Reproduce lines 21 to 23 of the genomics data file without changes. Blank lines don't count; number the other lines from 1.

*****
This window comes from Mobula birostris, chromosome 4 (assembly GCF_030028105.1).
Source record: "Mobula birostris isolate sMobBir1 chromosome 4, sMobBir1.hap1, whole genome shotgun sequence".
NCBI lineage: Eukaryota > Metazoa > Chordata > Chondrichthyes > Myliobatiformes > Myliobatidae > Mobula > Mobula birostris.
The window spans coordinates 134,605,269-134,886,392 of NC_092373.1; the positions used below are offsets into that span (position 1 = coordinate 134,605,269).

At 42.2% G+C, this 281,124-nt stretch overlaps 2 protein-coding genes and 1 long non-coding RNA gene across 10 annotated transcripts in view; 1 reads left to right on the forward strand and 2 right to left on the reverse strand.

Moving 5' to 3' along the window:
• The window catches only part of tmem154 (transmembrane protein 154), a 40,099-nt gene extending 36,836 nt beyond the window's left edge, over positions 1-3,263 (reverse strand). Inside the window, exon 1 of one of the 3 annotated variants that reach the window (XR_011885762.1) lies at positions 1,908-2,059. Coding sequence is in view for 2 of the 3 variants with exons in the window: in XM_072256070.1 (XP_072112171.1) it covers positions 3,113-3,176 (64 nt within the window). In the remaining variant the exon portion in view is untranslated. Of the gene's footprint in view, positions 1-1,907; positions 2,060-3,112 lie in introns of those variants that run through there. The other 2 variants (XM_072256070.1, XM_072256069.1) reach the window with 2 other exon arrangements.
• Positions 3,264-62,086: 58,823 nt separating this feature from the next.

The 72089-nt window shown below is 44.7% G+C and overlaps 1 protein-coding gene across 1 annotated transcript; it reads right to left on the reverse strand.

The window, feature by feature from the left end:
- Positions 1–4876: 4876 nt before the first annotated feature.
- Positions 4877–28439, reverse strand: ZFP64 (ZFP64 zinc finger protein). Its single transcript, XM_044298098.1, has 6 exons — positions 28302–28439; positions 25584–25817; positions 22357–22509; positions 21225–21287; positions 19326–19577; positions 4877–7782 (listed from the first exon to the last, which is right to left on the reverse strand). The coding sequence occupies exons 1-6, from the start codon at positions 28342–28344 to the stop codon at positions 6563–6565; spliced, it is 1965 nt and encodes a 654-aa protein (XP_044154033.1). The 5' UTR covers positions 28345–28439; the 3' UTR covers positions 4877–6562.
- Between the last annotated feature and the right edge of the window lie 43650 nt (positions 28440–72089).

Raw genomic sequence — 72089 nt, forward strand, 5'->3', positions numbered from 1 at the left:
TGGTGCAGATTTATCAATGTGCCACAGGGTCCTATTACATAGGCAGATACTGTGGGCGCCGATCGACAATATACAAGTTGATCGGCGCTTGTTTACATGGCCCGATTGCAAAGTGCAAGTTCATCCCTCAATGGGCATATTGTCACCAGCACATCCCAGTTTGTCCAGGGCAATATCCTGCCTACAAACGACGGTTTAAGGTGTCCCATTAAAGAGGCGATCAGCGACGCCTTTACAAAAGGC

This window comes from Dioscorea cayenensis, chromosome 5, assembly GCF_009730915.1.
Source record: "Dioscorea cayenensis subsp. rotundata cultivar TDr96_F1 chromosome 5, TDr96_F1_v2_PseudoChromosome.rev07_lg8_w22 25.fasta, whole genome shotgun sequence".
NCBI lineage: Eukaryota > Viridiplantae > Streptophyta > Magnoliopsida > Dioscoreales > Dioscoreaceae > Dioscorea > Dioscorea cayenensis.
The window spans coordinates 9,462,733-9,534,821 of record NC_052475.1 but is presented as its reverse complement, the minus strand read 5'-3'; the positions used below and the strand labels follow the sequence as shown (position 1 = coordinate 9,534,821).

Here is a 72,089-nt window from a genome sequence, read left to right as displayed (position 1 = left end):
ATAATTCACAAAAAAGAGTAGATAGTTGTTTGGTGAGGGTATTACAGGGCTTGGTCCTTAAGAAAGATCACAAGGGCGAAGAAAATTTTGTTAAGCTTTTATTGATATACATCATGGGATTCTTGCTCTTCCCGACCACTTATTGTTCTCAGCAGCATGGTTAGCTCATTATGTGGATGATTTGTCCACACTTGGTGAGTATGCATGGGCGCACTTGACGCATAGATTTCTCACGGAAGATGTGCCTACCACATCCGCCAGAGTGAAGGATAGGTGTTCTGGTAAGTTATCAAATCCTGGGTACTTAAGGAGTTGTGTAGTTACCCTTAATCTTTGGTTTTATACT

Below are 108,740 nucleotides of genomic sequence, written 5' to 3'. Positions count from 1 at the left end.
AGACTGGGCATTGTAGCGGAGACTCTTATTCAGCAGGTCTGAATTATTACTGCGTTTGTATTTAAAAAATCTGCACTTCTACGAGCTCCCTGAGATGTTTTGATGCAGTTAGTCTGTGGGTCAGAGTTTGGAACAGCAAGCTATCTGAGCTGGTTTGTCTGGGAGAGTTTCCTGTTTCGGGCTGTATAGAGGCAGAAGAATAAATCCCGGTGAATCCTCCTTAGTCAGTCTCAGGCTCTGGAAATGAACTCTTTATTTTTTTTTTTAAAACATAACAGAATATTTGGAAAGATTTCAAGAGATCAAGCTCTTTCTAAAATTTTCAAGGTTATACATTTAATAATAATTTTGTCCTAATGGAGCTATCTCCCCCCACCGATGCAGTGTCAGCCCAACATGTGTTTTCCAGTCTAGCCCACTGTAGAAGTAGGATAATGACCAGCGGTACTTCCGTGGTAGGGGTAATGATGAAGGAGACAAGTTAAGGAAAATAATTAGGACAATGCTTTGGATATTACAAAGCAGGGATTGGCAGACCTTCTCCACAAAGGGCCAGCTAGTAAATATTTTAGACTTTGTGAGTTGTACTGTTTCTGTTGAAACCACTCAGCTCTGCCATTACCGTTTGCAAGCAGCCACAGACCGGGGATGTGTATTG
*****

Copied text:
ATAATTCACAAAAAAGAGTAGATAGTTGTTTGGTGAGGGTATTACAGGGCTTGGTCCTTAAGAAAGATCACAAGGGCGAAGAAAATTTTGTTAAGCTTTTATTGATATACATCATGGGATTCTTGCTCTTCCCGACCACTTATTGTTCTCAGCAGCATGGTTAGCTCATTATGTGGATGATTTGTCCACACTTGGTGAGTATGCATGGGCGCACTTGACGCATAGATTTCTCACGGAAGATGTGCCTACCACATCCGCCAGAGTGAAGGATAGGTGTTCTGGTAAGTTATCAAATCCTGGGTACTTAAGGAGTTGTGTAGTTACCCTTAATCTTTGGTTTTATACT

Below are 108,740 nucleotides of genomic sequence, written 5' to 3'. Positions count from 1 at the left end.
AGACTGGGCATTGTAGCGGAGACTCTTATTCAGCAGGTCTGAATTATTACTGCGTTTGTATTTAAAAAATCTGCACTTCTACGAGCTCCCTGAGATGTTTTGATGCAGTTAGTCTGTGGGTCAGAGTTTGGAACAGCAAGCTATCTGAGCTGGTTTGTCTGGGAGAGTTTCCTGTTTCGGGCTGTATAGAGGCAGAAGAATAAATCCCGGTGAATCCTCCTTAGTCAGTCTCAGGCTCTGGAAATGAACTCTTTATTTTTTTTTTTAAAACATAACAGAATATTTGGAAAGATTTCAAGAGATCAAGCTCTTTCTAAAATTTTCAAGGTTATACATTTAATAATAATTTTGTCCTAATGGAGCTATCTCCCCCCACCGATGCAGTGTCAGCCCAACATGTGTTTTCCAGTCTAGCCCACTGTAGAAGTAGGATAATGACCAGCGGTACTTCCGTGGTAGGGGTAATGATGAAGGAGACAAGTTAAGGAAAATAATTAGGACAATGCTTTGGATATTACAAAGCAGGGATTGGCAGACCTTCTCCACAAAGGGCCAGCTAGTAAATATTTTAGACTTTGTGAGTTGTACTGTTTCTGTTGAAACCACTCAGCTCTGCCATTACCGTTTGCAAGCAGCCACAGACCGGGGATGTGTATTG